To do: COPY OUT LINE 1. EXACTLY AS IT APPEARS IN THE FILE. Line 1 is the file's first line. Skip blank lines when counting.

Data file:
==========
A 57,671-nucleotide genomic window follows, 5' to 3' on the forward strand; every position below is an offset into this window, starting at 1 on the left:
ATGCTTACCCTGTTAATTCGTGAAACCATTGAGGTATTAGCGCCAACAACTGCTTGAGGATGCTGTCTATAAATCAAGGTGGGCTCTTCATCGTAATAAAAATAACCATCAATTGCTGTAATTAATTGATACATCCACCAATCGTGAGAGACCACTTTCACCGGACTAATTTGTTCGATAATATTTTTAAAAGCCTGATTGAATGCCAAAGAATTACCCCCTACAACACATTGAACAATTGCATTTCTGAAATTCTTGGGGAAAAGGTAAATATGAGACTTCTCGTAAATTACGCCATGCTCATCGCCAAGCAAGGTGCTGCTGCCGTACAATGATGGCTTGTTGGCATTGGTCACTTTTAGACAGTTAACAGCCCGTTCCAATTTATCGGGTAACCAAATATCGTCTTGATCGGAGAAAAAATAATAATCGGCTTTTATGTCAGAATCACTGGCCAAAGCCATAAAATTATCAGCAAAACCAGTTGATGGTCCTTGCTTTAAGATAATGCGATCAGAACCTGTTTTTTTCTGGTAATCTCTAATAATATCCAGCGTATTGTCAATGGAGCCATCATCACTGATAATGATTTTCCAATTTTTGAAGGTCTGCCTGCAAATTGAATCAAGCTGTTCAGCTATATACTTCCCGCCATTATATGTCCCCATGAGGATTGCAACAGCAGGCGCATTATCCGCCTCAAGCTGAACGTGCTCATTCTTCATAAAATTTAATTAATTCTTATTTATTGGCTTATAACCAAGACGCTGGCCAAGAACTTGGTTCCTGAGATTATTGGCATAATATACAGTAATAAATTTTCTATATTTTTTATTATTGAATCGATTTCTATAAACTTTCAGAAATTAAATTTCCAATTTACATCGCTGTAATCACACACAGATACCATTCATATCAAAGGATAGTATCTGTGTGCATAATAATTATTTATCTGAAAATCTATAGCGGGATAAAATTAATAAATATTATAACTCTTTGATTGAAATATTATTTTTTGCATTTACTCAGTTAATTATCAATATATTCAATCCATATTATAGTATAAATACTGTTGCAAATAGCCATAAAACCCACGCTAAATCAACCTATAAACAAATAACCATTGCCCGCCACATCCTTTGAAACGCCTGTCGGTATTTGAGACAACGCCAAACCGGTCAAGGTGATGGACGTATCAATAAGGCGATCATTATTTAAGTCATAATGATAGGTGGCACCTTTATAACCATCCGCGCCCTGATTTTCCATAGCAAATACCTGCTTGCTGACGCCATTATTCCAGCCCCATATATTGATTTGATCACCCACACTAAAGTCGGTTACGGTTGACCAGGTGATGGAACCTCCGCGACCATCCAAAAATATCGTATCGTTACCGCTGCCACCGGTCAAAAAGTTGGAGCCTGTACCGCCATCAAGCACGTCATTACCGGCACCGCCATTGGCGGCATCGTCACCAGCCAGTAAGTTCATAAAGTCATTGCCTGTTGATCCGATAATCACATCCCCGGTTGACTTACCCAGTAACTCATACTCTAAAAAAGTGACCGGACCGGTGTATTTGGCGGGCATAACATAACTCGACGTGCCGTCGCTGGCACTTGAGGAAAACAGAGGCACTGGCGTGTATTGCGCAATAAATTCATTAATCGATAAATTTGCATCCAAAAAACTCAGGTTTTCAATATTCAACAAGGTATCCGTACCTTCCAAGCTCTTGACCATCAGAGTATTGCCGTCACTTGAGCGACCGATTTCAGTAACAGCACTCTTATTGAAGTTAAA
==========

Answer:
A 57,671-nucleotide genomic window follows, 5' to 3' on the forward strand; every position below is an offset into this window, starting at 1 on the left: